An old, ink-drawn map of Lake Lotawana that hangs under a stuffed deer's head lists some of the playful names — Bandit Bay, Quantrill's Cove — assigned to different parts of the lake.

Milton Thompson, a Jackson County parks commissioner, established the Lake Lotawana Development Co. in 1928. He and his partners sold it as a place where the city's elite could enjoy the water without having to travel too far. "A development so unusual and so conveniently located as Lake Lotawana is bound to attract quickly the better class of the outdoor-loving populace," promised a company brochure.

The damming of Sni-a-Bar Creek began at daybreak on March 27, 1929, and by noon, "the stream was lapping impotently against the new impediment," according to an account in the lake's official newspaper.

The dam created nearly 1,000 lakefront lots. Early settlers included Chet Keys, an assistant U.S. attorney, and Lou Holland, the head of the Chamber of Commerce. John Thompson, who built the Chevrolet plant in the Leeds section of Kansas City, employed an American Indian to hew the logs of his lodge.

Before it was a city, Lake Lotawana was just a homeowners' association. To this day, the Lake Lotawana Community Association controls the lake (it's shaped like a map of Italy) and the streets that surround it. The city was not incorporated until 1958.

Over the years, the lake's "better class" took steps to preserve its way of life.

Tobacco wholesaler Anthony Barber owns a large amount of property adjacent to Lake Lotawana. In the late 1970s, residents fought his attempt to build a feedlot for a thousand head of cattle. Their protests prevailed, despite Barber's substantial political connections. (Harold “Doc” Holliday, who represented Kansas City's East Side on the Jackson County Legislature, was an especially ardent Barber supporter. Barber contributed heavily to the black political club Freedom Inc.)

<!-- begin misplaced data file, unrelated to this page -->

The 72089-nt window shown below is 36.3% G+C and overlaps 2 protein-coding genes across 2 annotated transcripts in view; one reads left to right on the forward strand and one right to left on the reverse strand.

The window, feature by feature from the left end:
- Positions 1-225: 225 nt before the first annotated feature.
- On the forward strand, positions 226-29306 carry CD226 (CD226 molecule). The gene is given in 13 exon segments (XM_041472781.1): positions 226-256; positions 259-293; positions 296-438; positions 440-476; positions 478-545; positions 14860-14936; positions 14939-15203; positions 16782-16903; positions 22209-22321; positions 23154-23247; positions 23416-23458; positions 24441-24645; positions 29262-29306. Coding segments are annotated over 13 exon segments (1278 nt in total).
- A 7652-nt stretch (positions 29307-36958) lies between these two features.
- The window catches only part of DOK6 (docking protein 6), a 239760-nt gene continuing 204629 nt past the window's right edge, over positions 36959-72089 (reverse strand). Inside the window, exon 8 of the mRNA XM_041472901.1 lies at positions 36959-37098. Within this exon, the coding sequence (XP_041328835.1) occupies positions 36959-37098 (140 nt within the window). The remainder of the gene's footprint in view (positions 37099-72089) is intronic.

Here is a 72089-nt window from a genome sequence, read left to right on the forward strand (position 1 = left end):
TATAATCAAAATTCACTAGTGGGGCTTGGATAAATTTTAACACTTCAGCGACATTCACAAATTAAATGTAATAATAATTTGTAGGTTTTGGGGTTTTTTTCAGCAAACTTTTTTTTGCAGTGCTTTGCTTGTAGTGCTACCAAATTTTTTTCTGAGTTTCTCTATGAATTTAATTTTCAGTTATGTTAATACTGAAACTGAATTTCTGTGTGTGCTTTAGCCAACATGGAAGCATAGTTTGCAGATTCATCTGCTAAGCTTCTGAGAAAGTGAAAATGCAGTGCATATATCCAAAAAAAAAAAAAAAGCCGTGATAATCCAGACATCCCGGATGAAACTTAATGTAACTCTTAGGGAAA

Later, Barber tried to expand his rock quarry near the lake. Barber said the quarry was a model operation, but Lake Lotawana residents complained about dust and murky runoff.

In an attempt to keep Barber in check, the city of Lake Lotawana annexed a piece of his quarry. That shifted the city's western border to Milton Thompson Road, where Pat Herrington lives. An auto shop owner, Herrington quickly came to resent his new city of residence.

Herrington says former Lake Lotawana Mayor Arthur Van Hook and others lied about the benefits of being annexed. Herrington tells The Pitch that the city leaders he has dealt with care only about their "crown jewel" — the lake.

Herrington was also annoyed by the fact that Lake Lotawana police immediately began to hunt for speeders on Milton Thompson Road. Noticing the frequency of the officers' speed traps, he set up an electronic sign in his yard, warning motorists to mind their pace. The sign also editorialized: "Writing traffic tickets is not crime fighting."

Herrington's protests did not endear him to the city's police chief. Squad cars, Herrington says, used to lurk behind rock piles in an attempt to catch him committing an infraction. (Poletis says Herrington was not harassed.)

It turns out that the chief's bad side was a crowded place.


Randy Poletis had an intense desire to apprehend criminals. And a tendency to overreact.

So concluded an evaluation of Poletis in 1976, his sixth year as a police officer in Prairie Village. Poletis had joined the department in 1970, after a stint in the Army. He had grown up in Kansas City, Kansas.

He was an ambitious young officer. Before becoming sergeant, he served on a multi-agency narcotics squad that required undercover work. Poletis liked action, and he liked authority. He once suggested to his superiors that the department should institute formal guidelines for how long officers could wear their hair.